When one end of a helical spring is resting on a rigid support and the other end is loaded
suddenly, then all the coils of the spring will not suddenly deflect equally, because some time is
required for the propagation of stress along the spring wire. A little consideration will show that in the
beginning, the end coils of the spring in contact with the applied load takes up whole of the deflection
and then it transmits a large part of its deflection to the adjacent coils. In this way, a wave of compression propagates through the coils to the supported end from where it is reflected back to the deflected end. This wave of compression travels along the spring indefinitely. If the applied load is of fluctuating type as in the case of valve spring in internal combustion engines and if the time interval between the load applications is equal to the time required for the wave to travel from one end to the other end, then resonance will occur. This results in very large deflections of the coils and correspondingly very high stresses. Under these conditions, it is just possible that the spring may fail. This phenomenon is
The surge in springs may be eliminated by using the following methods :
1. By using friction dampers on the centre coils so that the wave propagation dies out.
2. By using springs of high natural frequency.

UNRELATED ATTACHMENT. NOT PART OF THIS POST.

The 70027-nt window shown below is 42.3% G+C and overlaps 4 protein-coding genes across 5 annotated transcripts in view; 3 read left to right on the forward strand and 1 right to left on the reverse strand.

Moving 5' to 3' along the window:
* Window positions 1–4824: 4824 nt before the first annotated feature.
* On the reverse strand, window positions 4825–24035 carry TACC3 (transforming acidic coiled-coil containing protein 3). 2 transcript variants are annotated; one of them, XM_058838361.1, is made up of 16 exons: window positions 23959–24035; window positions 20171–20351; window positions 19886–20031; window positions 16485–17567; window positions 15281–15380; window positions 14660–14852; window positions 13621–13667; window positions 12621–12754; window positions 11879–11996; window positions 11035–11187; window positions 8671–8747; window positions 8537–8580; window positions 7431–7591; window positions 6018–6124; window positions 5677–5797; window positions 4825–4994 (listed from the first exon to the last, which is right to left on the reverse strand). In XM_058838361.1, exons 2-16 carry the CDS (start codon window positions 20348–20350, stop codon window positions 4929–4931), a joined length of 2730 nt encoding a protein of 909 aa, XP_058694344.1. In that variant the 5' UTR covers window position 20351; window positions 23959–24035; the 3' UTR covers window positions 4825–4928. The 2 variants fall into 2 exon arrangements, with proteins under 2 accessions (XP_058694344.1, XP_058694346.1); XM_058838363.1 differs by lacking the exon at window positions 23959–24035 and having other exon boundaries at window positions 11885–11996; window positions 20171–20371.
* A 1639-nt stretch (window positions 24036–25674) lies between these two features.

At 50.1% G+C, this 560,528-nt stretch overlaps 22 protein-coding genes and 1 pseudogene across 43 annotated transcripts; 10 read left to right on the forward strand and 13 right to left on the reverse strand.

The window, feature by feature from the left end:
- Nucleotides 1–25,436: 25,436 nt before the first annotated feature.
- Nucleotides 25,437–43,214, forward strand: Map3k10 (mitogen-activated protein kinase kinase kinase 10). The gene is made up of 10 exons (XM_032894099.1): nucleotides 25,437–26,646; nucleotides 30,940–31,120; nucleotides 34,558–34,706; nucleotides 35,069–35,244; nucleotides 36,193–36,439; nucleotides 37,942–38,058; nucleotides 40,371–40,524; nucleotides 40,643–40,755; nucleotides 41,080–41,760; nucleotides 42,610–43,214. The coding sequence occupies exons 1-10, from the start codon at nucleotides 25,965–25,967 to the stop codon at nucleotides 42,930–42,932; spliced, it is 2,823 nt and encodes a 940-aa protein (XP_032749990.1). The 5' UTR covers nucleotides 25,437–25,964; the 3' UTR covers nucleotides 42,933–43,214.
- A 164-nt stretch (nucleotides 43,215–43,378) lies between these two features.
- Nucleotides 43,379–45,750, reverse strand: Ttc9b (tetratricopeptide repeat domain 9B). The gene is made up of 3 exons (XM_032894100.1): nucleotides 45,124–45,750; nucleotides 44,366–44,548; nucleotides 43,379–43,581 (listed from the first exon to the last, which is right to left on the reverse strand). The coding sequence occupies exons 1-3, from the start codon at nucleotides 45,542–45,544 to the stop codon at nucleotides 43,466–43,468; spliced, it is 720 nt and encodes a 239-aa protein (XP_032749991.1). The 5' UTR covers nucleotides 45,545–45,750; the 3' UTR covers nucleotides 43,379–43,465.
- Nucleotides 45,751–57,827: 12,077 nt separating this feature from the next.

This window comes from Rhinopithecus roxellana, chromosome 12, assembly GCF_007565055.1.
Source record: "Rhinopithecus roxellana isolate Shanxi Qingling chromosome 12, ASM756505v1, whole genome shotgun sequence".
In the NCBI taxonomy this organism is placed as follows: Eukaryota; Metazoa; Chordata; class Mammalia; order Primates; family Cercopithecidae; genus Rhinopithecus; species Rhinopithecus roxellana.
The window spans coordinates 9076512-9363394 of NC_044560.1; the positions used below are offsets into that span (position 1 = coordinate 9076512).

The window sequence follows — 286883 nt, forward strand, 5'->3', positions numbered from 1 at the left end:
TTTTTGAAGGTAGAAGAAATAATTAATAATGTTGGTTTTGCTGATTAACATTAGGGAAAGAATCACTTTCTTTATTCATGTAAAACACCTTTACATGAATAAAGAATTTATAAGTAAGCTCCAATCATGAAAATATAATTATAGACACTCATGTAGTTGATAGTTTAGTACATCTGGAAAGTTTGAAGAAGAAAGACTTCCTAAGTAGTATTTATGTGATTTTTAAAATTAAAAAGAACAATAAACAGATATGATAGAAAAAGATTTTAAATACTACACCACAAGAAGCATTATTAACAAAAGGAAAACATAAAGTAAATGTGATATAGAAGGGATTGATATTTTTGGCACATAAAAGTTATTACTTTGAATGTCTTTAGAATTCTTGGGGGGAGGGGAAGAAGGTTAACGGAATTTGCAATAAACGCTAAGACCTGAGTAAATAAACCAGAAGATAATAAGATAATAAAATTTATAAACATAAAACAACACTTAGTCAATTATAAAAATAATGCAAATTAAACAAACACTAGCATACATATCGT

3. By using springs having pitch of the coils near the ends different than at the centre to have
different natural frequencies.
If a spring coil comes under an impact load,the generated stress starts propagating along the spring wire.The end coil of the spring adjacent to the applied load experiences the whole deflection and transmit the same to the neighbourhood coil accordingly.This phenomenon may cause very large deflection and subsequent resonance depending upon the time travelled by the deflection wave.This phenomenon is called surge.jaspal rautelaI am Jaspal and I have this question about machine designs. what is meant by surge in spring? Could some mechanical engineers of the community share the reason for its use?
Surging alludes to oscillation explicit to a coil spring. At the point when an outside force having a frequency part near the spring's natural frequency, it follows up on the spring, a wavering marvel called surging. It happens inferable from the mass of the spring.
@Ankita Katdare · Dec 29, 2014
@Abhishek Rawal · Jul 24, 2013